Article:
When it Rains it Pours
It doesn’t seem that long ago that neurotech investigators and entrepreneurs were lamenting the dearth of funding available for developing new therapies and new commercial ventures. Make no mistake, it’s still no walk in the park to get money for startups but the situation has improved dramatically in recent months.
As we report on page 1 of this issue, DARPA has kicked in $40 million for research on neurotech approaches to treating memory disorders. This is in addition to the $70 million DARPA allocated last month for its SUBNETS program for DBS therapies for neuropsychiatric disorders [NBR Jun14 p1]. While most of the funds for both the RAM and SUBNETS programs will be directed at institutions such as UCSF, UCLA, Mass General, and Penn, that funding will trickle down to other institutions, clinical facilities, and device manufacturers as contracts and subcontracts are awarded. When you consider DARPA’s other neurotech programs, such as NeuroFAST, RE-NET, and HAPTIX, it’s hard to imagine a more benevolent agency of the U.S. government.
Not to be outdone, however, the NIH recently unveiled its SPARC program to fund electroceutical approaches to treating various systemic or organ disorders using neurostimulation, which may produce as much as $250 million in funding [see article, p5]. There are also indications that the president’s BRAIN initiative, as well as other White House neuroscience programs, are due for funding increases [NBR Jun14 p7]. And a host of other federal and state funding programs for neurotech development are also available to researchers and entrepreneurs alike.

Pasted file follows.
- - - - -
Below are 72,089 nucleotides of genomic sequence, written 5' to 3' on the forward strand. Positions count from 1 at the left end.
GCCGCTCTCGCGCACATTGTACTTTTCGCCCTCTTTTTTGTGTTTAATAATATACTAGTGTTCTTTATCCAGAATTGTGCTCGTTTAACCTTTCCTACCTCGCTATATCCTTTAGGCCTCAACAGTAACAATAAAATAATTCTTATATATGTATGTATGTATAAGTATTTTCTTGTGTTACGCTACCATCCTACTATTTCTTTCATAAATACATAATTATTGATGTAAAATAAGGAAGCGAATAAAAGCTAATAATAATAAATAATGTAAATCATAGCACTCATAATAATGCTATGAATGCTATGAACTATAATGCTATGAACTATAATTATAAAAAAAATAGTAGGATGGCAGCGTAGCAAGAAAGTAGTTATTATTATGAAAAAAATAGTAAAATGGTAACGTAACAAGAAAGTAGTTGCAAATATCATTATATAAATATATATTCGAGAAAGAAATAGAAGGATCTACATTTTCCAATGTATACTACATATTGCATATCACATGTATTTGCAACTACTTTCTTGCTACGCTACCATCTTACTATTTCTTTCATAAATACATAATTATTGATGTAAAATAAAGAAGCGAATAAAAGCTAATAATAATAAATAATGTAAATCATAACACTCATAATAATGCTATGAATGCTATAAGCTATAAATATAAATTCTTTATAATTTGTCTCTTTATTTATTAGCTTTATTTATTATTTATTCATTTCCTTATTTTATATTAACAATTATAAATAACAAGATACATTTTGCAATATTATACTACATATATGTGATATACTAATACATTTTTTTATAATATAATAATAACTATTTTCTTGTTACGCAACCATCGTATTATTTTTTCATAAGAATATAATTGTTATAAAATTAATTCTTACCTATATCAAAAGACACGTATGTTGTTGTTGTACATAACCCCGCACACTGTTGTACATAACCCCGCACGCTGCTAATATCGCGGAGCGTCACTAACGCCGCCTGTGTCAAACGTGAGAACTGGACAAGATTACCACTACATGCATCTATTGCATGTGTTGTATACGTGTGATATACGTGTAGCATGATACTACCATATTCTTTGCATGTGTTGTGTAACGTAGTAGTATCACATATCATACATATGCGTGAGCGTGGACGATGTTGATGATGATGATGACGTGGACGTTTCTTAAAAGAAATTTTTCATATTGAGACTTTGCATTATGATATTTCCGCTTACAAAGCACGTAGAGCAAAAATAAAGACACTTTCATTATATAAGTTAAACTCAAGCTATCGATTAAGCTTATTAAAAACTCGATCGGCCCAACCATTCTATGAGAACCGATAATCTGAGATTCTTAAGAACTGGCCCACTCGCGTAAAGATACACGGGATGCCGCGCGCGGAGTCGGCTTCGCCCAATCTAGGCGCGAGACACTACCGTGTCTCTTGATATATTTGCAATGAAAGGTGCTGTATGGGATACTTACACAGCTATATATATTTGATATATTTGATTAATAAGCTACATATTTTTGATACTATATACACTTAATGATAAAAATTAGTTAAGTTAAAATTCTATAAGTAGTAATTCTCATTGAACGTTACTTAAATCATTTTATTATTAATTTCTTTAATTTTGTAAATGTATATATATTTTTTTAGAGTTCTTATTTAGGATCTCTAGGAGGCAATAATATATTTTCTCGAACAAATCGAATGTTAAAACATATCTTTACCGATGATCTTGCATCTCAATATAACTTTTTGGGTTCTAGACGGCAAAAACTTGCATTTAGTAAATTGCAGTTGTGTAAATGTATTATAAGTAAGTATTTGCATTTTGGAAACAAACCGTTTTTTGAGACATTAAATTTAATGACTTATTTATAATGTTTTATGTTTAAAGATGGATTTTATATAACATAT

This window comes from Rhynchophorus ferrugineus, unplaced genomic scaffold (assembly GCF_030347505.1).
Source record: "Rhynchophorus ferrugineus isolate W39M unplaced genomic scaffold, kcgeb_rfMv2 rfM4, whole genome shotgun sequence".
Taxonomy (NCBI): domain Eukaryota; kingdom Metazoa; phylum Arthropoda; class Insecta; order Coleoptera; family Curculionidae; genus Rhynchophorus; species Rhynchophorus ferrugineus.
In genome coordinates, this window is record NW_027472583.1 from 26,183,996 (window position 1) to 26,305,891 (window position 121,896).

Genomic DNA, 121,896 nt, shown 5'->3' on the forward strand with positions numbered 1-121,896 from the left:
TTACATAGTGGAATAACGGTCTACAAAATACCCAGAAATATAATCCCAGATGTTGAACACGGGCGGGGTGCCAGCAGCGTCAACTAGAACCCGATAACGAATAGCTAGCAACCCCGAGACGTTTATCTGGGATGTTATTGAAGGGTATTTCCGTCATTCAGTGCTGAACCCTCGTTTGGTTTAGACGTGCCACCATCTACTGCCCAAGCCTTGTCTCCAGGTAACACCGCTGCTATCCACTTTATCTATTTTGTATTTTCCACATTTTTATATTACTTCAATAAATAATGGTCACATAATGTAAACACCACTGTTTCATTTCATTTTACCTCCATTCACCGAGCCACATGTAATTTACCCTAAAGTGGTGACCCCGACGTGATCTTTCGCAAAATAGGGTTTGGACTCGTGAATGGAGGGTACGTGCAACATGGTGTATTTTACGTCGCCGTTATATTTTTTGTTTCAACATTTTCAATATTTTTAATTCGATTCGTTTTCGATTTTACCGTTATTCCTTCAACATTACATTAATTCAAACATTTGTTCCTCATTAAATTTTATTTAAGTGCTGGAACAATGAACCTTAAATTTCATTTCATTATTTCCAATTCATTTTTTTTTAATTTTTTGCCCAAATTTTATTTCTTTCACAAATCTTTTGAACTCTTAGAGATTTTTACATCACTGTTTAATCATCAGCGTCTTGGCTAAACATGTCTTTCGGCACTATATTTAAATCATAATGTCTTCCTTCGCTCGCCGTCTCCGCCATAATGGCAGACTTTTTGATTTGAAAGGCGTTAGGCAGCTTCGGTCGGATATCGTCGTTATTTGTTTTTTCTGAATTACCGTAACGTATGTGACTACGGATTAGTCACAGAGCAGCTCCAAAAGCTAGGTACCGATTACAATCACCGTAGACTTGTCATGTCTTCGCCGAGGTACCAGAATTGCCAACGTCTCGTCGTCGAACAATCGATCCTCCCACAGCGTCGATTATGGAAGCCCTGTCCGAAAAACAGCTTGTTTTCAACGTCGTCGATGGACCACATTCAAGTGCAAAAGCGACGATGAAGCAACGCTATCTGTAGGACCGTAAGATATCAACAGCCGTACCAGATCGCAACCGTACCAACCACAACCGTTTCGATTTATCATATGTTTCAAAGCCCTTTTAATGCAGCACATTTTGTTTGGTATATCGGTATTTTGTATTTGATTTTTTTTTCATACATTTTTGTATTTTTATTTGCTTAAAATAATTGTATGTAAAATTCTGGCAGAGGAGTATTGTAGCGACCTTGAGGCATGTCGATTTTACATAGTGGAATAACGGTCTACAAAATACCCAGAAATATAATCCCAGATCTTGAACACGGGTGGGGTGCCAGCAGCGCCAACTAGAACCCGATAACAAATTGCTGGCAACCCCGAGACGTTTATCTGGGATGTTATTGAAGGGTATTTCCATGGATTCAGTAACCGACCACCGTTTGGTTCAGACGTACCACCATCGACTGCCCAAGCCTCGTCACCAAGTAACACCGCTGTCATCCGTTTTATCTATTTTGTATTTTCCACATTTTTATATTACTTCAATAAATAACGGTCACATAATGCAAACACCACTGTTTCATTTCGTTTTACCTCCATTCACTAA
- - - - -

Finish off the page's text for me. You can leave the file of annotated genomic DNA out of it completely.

Last month, we reported on a $21 million State of Ohio program to develop a neurotech incubator, which has brought in private funds to bring the total to over $160 million [NBR Jun14 p4]. The funding scenario is also vibrant in Europe. Neurotech pioneer John Donoghue of Brown University and founder of Cyberkinetics Inc. was recently named director of the new Wyss Center for Bio- and Neuro-Engineering in Geneva, Switzerland. The institute was formed last year with a $100 million donation from Hansjörg Wyss. And though it has gathered some detractors, the European Union’s Human Brain Project, launched two years ago as a collaborative effort to advance efforts to understand the brain, is still on tap to offer €50 million per year in funding from the EU plus another €50 million in partnering projects from member states. The critics, ironically, have come from some in the European neuroscience community, who worry that the program has become too unwieldy to produce meaningful results.
It will be a good day in the U.S. when neurotechnology researchers complain that there’s too much funding. Until that time comes, we should exploit these funding opportunities before they dry up.
Editor and Publisher